We had an amazing time at our book launch for “Yoga Off the Mat” at Sydney’s Samadhi Yoga Studio last Friday.
Thank you to all who came!
Kuddos as well to Katie Spiers for such a powerful and inspiring dynamic practice at the workshop preceding the launch. The practice tested comfort-zones with three-point head-stands and many delightful and unique Jivamukti asanas – such as the one-legged-side-lift!
As requested, here’s the inspiring extract from Katie’s book, “Yoga Off the Mat”, which had us all inspired – a perfect ending to the beautiful asana practice:
“Our yoga asana practice can be an excellent mirror for this. On some days we may feel like we are making excellent progress and the body is light and free. On other days we are tired or grumpy and progress feels hindered. The lesson is to get on the mat and do the practice anyway. To set a goal, clearly defined and to do our very best to see that goal through to completion. The practice will have to be flexible to accommodate various factors such as our level of health or our age for example, but it should be done with a sense of willingness and belief in the positive benefits for ourselves and others even if they are not immediately obvious. This is difficult for us because we live in a time where we avoid uncertainty and expect instant results. It is a challenge to train ourselves not only to let go of instant outcomes but also to believe in results we can’t always see straight away.
Buddhist teacher Geshe Michael Roach, an extraordinary man and teacher who has authored several wonderful books and runs a school called ‘Diamond Mountain’ in the USA has a simple yet powerful analogy for this cultivation of intention and karma – gardening. He describes that just as a tomato seed will never grow into a mango tree, a mango stone will never become an oak tree. The seeds that we sow in our lives (through our karma – our actions) will ripen according to the type of seed planted. Good deeds will lead to further good karma and vice versa. In his book ‘How Yoga Works’ (co-authored by Christie McNally) he puts it like this,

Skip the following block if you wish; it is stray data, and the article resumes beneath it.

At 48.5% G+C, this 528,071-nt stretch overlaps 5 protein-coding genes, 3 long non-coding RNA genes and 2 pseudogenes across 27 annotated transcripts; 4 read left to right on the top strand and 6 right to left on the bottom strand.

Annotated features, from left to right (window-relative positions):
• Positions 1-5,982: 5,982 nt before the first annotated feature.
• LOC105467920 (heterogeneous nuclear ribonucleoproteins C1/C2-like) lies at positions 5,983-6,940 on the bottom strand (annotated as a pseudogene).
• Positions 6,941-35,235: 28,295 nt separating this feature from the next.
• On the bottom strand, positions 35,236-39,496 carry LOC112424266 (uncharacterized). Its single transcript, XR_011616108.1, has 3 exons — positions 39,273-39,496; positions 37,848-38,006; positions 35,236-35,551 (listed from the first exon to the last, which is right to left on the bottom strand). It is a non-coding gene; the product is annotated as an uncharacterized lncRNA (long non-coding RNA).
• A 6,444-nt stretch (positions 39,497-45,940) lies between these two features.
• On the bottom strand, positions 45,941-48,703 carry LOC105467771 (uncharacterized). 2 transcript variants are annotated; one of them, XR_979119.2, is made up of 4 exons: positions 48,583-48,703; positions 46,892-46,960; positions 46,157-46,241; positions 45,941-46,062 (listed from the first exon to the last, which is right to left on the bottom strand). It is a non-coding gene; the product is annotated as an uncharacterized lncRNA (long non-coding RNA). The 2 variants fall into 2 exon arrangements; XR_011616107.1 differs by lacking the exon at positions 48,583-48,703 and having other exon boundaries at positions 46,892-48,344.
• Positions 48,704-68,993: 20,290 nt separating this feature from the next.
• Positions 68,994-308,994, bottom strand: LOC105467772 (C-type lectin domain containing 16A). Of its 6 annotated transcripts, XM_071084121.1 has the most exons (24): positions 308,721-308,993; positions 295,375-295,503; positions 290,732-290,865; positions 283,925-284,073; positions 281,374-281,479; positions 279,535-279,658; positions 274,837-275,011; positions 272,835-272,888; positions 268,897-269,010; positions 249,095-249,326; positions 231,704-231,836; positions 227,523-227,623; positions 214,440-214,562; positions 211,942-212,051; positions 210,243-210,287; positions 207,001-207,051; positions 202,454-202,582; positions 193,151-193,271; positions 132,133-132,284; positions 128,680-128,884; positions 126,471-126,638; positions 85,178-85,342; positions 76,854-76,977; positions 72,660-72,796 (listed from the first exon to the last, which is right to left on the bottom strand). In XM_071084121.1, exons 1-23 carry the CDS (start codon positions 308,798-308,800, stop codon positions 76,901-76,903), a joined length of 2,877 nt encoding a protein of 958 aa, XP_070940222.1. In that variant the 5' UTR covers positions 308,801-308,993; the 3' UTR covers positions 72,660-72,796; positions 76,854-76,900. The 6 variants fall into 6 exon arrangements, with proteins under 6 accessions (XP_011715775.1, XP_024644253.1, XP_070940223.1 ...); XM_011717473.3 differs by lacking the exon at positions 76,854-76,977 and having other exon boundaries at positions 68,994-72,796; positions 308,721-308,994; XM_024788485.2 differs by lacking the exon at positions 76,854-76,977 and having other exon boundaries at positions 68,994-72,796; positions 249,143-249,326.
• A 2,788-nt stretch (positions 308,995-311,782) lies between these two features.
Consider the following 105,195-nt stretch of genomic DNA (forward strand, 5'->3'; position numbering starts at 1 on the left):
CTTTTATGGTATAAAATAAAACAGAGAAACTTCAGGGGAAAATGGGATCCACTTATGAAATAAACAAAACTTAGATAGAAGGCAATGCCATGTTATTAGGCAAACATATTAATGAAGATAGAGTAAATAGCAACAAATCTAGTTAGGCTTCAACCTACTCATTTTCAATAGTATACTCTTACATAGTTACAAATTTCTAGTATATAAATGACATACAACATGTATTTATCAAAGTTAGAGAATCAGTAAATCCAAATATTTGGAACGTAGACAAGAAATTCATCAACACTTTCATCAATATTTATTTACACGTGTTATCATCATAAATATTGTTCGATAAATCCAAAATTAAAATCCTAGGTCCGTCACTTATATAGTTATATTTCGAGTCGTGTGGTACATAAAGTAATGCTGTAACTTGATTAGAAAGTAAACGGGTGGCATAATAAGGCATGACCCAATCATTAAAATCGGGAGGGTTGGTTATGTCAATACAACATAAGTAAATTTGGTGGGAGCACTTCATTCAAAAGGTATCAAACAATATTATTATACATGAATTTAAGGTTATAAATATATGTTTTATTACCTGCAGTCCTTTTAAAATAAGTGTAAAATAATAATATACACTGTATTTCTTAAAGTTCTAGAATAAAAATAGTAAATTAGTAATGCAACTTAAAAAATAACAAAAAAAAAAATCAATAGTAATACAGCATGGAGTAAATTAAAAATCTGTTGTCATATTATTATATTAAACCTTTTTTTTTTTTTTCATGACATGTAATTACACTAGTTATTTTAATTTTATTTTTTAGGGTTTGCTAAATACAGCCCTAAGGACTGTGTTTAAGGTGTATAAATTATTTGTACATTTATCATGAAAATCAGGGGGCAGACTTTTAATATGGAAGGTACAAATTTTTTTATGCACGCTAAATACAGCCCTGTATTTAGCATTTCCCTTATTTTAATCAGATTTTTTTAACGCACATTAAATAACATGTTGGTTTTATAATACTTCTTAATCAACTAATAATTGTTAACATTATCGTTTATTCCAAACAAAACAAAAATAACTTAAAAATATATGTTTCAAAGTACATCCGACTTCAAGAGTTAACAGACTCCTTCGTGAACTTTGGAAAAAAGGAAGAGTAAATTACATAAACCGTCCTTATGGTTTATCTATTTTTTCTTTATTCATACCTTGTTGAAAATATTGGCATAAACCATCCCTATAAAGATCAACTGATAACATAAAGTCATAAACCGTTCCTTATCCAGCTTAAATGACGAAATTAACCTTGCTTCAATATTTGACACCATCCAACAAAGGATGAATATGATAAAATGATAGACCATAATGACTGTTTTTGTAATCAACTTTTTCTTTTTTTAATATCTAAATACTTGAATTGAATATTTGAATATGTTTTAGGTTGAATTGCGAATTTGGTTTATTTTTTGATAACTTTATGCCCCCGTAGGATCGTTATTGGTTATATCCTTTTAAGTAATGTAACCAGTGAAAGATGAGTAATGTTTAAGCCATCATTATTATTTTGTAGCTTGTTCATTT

“Nothing we ever do, nothing we ever say, nothing we ever think fails to plant a seed. And each of these seeds will wait patiently in line, for years and years if necessary, to ripen upon us. They never ever ‘forget’ … from now on, we need to be careful only to plant good new seeds and never negative ones.”
An important aspect of this teaching to keep in mind is that the intention behind an action can either heighten the positive karma accrued or lessen negative karma. Again from ‘How Yoga Works’,
“What we do to help or to hurt others is at the bottom of everything. Nothing works, not yoga or any other thing we ever do, unless we have been careful to plant the seeds in our mind to see it work.”
What this teaching means to me is that we have to believe in ourselves. We have to believe in our ability to change, to evolve as a human being, and ultimately to believe in the potential within each of us for enlightenment – before we can see that potential blossom we first have to imagine it, and believe in it.